Fortunately, the solution to preventing burnout might be hiding in the statistical data. A recent study looking at cities with the highest reported levels of employee burnout found that countries in Europe have much lower rates of burnout than those in Asia or the U.S. The reason behind this may just happen to be a combination of generous paid time off and a low percentage of people working over 48 hours per week.

The idea that time off supports mental health is further backed by scientific research. A recent publication by Drs. Emily and Amelia Nagoski suggests that employees need to spend approximately 42% of their time resting. In addition to sufficient sleep and at least two hours of relaxation per day, remote workers should aim to take regular vacations, ideally one extended weekend per month and a week-long rest every six months.

Depression and anxiety

In 2020, as the global workforce switched to working remotely due to the Covid-19 pandemic, one common side-effect of remote work reared its ugly head: depression.

While not a direct consequence of WFH, depression is closely related to the types of struggles the model brings forth. It is often caused by elevated stress levels, reported in as many as 41% of remote workers. Furthermore, it is often caused by a lack of social interaction and financial uncertainty.

Another interesting contributor to depression may be the lack of structure in a remote workday, especially for individuals who don’t have access to a dedicated workspace. 

The good news is, the solution may be quite simple. Access to a flexible office space could introduce the vital elements lacking in a remote worker’s routine. These include more daily exercise, the ability to change settings, the opportunity to socialize, as well as the chance to collaborate and network.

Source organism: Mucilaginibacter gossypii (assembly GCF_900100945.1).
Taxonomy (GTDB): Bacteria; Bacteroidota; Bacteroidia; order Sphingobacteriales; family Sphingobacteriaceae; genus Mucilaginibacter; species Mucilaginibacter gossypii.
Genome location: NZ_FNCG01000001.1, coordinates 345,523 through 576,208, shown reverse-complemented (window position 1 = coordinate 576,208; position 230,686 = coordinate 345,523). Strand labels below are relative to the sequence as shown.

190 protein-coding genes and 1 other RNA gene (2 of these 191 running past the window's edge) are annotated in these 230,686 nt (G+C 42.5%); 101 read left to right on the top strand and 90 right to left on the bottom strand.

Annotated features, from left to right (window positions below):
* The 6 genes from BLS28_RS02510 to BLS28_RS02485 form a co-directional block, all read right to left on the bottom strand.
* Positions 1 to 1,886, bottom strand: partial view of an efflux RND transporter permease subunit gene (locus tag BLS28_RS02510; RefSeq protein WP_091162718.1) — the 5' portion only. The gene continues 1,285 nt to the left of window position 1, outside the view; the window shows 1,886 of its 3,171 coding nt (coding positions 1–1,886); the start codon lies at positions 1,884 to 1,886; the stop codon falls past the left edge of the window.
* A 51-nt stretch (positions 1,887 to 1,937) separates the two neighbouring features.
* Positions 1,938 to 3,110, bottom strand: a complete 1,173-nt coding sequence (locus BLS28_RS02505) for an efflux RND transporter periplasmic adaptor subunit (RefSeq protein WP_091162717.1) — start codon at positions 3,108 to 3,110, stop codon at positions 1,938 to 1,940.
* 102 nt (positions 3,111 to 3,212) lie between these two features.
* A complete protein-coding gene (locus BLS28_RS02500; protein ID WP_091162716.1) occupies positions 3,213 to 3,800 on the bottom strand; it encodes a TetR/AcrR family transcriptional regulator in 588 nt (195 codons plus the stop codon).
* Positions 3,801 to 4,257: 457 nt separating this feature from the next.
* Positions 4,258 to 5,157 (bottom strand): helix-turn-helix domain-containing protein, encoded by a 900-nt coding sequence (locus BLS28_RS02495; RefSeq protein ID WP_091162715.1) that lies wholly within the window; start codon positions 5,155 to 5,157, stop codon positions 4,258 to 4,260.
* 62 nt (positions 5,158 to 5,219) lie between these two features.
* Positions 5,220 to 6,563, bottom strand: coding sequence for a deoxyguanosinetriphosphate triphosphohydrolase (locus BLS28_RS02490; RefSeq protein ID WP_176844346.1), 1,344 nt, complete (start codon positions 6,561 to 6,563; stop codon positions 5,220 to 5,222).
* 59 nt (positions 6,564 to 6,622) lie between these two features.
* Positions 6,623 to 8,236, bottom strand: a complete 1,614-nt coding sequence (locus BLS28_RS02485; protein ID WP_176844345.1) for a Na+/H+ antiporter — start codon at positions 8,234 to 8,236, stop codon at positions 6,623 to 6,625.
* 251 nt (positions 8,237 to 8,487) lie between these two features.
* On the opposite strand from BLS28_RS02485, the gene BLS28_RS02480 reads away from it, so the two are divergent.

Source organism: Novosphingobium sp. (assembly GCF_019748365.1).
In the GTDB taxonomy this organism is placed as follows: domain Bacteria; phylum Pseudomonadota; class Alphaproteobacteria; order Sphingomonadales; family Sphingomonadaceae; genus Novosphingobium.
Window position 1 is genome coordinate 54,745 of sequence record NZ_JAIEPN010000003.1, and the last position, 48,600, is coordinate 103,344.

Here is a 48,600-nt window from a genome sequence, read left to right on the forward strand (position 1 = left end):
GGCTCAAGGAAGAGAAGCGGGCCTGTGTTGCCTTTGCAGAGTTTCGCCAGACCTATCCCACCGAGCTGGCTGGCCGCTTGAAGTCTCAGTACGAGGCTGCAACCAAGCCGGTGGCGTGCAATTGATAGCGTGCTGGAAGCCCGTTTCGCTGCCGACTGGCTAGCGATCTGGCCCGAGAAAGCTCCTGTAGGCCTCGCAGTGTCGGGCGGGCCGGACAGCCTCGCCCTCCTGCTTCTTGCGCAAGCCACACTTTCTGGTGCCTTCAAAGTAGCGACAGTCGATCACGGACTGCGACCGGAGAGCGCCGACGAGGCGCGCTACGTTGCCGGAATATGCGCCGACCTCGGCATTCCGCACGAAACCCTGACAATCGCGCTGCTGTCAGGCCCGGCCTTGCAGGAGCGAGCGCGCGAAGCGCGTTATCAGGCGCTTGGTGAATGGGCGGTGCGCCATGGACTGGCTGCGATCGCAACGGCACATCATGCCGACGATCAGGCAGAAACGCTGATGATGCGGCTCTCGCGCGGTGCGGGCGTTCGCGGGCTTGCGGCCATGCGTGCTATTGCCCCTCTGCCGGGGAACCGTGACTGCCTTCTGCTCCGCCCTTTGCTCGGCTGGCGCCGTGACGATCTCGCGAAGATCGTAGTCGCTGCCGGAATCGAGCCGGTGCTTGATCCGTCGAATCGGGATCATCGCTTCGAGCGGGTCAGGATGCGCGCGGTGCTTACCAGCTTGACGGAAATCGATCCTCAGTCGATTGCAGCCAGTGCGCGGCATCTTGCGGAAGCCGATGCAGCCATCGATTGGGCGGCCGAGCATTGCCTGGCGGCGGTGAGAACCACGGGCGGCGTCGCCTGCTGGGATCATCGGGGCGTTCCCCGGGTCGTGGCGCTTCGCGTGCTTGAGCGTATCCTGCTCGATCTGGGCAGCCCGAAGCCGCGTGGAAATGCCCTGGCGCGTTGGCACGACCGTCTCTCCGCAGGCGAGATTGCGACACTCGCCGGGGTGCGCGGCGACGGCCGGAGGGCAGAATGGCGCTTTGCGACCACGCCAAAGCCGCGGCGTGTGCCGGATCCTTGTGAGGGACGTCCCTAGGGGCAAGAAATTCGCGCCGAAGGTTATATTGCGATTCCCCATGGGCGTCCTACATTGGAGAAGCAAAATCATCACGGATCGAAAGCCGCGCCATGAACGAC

4. Declining physical health

The last long-term effect of continuous remote work isn’t necessarily exclusive to the WFA model. Nonetheless, it is showing to be a rising concern for the majority of digital professionals. 

As they eliminate daily commutes and move their offices to the bedroom, workers harm their own health by sitting too much.

In fact, adults are now spending 70% of their time in a sitting position. And that’s quite concerning. According to research, leading a sedentary lifestyle can cause severe physical health consequences, including heart disease, diabetes, and even cancer.

Fortunately, however, there are many easy solutions to this challenge faced by WFA employees.


One way to counter the problem is to introduce exercise to one’s daily routine. Along with a bigger workout done either in the morning or late afternoon, it’s not a bad idea to do short bursts of activity throughout the day. For example, a Pomodoro timer that prescribes a break every 25 minutes is the perfect reminder to do sets of crunches, sit-ups, lunges, or do a light stretch.

The second solution would be to venture outside at least once per day. Whether that means cycling to the nearest coworking space and working there for several hours or walking to a nearby cafe, it’s a great way to get moving.

Finally, it’s also not a bad idea to look at ways to make the work desk a more ergonomic space. Professionals should consider investing in a standing workstation, a supportive chair, and accessories that elevate screens and laptops into more natural positions. These are all great ways to promote wellbeing when working remotely and might even boost productivity in the long run.

Final Thoughts

Although it’s evident that remote working comes with many benefits, it’s crucial to watch out for – and try to prevent – the potential downsides.

Social isolation, increased stress, potential burnout, and physical health consequences all point to a need for professionals to adapt remote work to their individual demands. Whether that means improving team communication, setting up a home office, or venturing to a coworking space three times per week is entirely up to them.

About the author

Natasha Lane is a designer – turned digital marketer and blogger. She has been working for and collaborating with individual clients and companies of all sizes for more than a decade. Natasha specializes in writing about branding and business growth, but lately, she is especially interested in the art and science of boosting productivity. She is happily addicted to writing, caffeine, and grilled tofu. 

Topics: workplace freedom